Those same teams boast an average defensive passer rating of 73.6. The league average defensive passer rating was 82.5. The seven teams with the fewest passes defensed had a defensive passer rating of 92.7.


The bottom seven teams in passes defensed:

26. Philadelphia
27. St. Louis
28. Tampa Bay
29. Dallas
30. Denver
31. Minnesota
32. Indianapolis

Compared to the bottom ten teams in defensive passer rating:

23. St. Louis
24. Washington
25. Dallas
26. Buffalo
27. San Diego
28. Denver
29. Tampa Bay
30. Carolina
31. Indianapolis
32. Minnesota

Furthermore, opposing quarterbacks complete fewer of their pass attempts against the top ten teams in terms of defensive passer rating (56.9% v the league average of 60.1%) for fewer yards per attempt: 6.34 yards/attempt versus 6.75 yards/attempt. Generally a lower yard per attempt leads to a higher pass completion percentage, as shorter passes are easier to complete.



These statistics suggest that teams that boast good defensive passer ratings do so as a by-product of good tight coverage. In addition to the reduced yardage given up, teams with better coverage also yield fewer touchdowns (18.7 TD’s v 23.3 TD’s) and garner more interceptions (19 INT’s to 16 INT’s).

The Dallas Cowboys surrendered 24 touchdown passes and only accumulated 15 interceptions during the 2011 regular season. The Cowboys were 29th in defensive passer rating in 2010 (surrendering 33 touchdowns and collecting 20 interceptions). The Cowboys have not had a season with more interceptions than touchdowns given up in at least ten years. In fact, the number of interceptions in 2010 (20) was the most in at least the last ten seasons.

Season INTs TDs Sacks Record
2011 16 24 42 8-8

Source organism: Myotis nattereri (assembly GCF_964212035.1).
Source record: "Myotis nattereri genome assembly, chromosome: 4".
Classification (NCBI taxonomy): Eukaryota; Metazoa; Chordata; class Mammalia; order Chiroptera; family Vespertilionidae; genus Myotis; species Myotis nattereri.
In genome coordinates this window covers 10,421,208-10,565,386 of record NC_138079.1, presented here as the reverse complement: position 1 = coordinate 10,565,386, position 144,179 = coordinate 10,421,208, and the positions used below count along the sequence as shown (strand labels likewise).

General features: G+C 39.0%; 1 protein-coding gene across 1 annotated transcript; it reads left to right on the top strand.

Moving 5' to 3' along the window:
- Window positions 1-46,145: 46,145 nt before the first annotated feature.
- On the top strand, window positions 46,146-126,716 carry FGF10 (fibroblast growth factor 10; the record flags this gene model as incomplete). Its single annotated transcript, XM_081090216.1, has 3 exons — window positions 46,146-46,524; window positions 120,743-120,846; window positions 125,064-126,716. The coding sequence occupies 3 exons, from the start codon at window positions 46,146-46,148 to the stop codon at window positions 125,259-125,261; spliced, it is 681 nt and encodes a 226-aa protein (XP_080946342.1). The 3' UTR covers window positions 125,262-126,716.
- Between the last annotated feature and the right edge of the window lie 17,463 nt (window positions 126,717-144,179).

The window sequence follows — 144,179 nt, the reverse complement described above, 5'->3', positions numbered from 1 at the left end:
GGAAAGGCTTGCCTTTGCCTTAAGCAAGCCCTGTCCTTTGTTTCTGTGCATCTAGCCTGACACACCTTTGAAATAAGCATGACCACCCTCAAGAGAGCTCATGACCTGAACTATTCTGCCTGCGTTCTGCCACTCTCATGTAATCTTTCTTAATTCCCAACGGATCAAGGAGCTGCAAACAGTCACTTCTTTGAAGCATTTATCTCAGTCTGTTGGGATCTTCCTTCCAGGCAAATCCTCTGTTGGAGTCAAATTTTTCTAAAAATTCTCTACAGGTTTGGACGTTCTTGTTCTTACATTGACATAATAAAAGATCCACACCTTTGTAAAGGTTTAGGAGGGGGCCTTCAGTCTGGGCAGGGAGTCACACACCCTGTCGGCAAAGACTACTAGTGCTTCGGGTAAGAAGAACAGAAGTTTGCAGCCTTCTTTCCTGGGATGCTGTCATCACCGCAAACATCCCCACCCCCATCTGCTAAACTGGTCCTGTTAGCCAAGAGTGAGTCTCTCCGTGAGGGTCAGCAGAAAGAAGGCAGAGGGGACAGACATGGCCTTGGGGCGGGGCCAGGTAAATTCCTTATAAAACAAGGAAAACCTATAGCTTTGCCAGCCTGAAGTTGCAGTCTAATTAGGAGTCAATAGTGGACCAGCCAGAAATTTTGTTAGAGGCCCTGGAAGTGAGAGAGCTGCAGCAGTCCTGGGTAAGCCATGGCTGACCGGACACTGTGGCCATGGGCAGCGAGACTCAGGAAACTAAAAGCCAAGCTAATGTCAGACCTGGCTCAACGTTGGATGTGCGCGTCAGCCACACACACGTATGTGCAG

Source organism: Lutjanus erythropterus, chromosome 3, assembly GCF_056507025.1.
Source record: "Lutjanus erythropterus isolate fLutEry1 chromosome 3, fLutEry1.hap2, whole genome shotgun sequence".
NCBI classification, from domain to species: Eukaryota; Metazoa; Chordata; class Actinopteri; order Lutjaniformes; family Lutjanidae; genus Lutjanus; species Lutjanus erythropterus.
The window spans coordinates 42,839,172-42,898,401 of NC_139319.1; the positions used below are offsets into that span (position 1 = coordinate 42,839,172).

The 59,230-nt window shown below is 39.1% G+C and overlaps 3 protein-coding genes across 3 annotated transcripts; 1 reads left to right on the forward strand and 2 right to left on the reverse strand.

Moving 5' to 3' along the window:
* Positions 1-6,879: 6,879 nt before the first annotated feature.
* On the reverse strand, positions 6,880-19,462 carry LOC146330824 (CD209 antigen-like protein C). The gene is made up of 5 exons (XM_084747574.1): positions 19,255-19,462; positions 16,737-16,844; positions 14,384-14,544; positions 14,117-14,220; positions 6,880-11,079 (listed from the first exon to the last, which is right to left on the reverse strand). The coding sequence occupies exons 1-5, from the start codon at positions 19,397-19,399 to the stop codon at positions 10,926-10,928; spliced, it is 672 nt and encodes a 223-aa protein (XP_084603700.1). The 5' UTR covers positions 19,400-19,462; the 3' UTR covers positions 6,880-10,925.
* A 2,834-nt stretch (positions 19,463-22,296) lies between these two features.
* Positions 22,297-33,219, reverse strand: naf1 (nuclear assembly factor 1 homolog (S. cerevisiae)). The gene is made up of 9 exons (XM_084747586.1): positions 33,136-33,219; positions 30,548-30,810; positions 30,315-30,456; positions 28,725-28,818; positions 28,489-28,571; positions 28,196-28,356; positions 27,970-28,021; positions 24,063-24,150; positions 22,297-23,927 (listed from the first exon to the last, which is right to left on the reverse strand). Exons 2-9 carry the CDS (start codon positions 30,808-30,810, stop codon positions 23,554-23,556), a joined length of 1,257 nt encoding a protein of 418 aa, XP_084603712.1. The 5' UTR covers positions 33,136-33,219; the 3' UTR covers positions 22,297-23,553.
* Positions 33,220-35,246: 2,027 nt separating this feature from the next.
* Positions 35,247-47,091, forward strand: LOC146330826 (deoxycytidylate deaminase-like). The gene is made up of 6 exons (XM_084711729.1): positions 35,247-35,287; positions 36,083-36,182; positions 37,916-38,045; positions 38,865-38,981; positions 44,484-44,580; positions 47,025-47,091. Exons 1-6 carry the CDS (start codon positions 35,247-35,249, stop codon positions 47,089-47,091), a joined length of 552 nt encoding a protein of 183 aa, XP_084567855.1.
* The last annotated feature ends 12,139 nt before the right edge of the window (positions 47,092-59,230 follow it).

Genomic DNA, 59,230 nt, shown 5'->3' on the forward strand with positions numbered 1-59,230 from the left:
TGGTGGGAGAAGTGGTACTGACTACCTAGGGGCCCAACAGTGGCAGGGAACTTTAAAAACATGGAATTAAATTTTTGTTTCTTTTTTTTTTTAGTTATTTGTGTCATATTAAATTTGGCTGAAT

2010 20 33 35 6-10
2009 11 19 42 11-5^
2008 8 19 59" 9-7
2007 19 19 46 13-3^
2006 18 25 34 9-7^
2005 15 18 37 9-7
2004 13 31 33 6-10
2003 13* 18 32 10-6^
2002 19 22 24 5-11

* Ranked #1 in defensive passing yards in the NFL
" Ranked #1 in sacks in the NFL
^ Denotes playoff season

In 2011, Dallas sacked opposing quarterbacks 42 times (Minnesota led the league with 50), tying the team for 7th in the NFL. Like the Vikings, the Cowboys had a productive pass rusher (DeMarcus Ware) just missing his second 20 sack season. Dallas finished with the 25th ranked defense relative to opponent passer rating.

Division rivals Philadelphia, New York, and Washington finished with 50, 48, and 41 sacks respectively. Those teams finished ranked 19th, 21st, and 24th respectively in defensive passer rating, despite registering well above the league average in sacks.

With the Giants winning the Super Bowl a few months ago, it is easy to assume that a powerful pass rush is the key to victory in the NFL. Improving the pass defense to make it difficult on opposing quarterbacks, however, seems to be closely linked to the quality of the secondary.

Improving the secondary (Jonathan Joseph) helped Wade Phillips’ defense in Houston obtain the second best defensive passer rating in the NFL last season. Combining Morris Claiborne with Brandon Carr should provide a greater boost in Dallas, and sets the cornerstone for a Super Bowl caliber defensive unit.

Another user-created commentary provided by a BTB reader.